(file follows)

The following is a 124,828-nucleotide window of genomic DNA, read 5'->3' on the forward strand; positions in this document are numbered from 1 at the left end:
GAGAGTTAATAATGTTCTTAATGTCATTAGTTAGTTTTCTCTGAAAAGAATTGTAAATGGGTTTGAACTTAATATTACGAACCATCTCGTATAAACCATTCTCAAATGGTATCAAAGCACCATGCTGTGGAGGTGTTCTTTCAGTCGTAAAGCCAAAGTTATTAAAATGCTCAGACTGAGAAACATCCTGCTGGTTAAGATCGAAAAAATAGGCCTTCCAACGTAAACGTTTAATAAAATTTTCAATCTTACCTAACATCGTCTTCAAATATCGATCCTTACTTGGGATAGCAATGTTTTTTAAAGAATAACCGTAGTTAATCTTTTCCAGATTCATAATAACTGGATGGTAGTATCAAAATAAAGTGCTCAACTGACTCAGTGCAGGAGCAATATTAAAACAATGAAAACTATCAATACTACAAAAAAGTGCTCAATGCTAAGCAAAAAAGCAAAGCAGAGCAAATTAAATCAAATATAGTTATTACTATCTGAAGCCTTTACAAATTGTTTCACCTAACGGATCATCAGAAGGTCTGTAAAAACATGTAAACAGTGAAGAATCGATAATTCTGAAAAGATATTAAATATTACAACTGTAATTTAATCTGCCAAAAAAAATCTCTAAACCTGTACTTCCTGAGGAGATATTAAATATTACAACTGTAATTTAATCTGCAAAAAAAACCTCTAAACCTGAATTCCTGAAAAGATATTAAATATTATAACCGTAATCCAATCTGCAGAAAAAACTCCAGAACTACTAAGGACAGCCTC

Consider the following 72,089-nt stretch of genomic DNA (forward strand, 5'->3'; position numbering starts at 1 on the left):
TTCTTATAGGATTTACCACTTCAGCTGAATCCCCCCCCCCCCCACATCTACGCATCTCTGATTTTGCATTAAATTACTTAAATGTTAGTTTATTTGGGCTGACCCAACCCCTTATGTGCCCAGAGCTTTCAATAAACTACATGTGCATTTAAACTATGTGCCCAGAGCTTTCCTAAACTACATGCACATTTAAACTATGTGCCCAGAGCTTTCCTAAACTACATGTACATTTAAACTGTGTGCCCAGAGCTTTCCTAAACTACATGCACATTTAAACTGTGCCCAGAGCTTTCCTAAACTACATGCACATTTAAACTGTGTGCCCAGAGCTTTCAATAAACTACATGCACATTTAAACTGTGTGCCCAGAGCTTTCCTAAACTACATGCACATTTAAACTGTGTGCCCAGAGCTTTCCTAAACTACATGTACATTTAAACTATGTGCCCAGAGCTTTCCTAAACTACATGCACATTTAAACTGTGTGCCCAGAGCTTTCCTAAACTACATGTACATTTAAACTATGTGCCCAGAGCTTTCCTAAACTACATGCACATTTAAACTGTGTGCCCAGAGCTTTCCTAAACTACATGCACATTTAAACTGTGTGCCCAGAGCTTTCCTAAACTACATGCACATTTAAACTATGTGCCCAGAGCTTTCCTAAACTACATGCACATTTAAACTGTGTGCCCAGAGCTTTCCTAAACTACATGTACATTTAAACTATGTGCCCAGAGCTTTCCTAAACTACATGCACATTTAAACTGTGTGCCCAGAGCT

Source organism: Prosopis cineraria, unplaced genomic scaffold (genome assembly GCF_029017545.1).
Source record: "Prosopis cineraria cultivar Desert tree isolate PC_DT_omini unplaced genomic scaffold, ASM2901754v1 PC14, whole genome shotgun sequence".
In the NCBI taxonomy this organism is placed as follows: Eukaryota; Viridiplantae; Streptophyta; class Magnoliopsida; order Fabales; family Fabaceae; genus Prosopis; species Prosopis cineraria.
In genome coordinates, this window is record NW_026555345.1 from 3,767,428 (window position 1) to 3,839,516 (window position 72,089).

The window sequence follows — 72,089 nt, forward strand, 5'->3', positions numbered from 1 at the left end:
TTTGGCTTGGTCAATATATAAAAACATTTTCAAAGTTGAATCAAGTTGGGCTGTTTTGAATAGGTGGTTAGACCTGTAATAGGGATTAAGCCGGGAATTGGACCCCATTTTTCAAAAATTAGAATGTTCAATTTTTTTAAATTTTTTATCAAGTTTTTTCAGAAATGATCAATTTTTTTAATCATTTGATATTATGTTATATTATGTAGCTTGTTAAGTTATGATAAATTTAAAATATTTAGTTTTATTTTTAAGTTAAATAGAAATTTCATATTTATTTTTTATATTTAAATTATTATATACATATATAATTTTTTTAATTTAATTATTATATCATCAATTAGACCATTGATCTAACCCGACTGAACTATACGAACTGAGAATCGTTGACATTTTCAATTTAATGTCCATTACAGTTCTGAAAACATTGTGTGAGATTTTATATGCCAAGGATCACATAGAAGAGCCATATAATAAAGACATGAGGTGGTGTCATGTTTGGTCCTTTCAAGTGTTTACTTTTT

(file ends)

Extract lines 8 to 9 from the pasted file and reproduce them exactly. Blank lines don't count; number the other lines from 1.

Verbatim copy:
In genome coordinates, this window is record NW_026555345.1 from 3,767,428 (window position 1) to 3,839,516 (window position 72,089).

The window sequence follows — 72,089 nt, forward strand, 5'->3', positions numbered from 1 at the left end: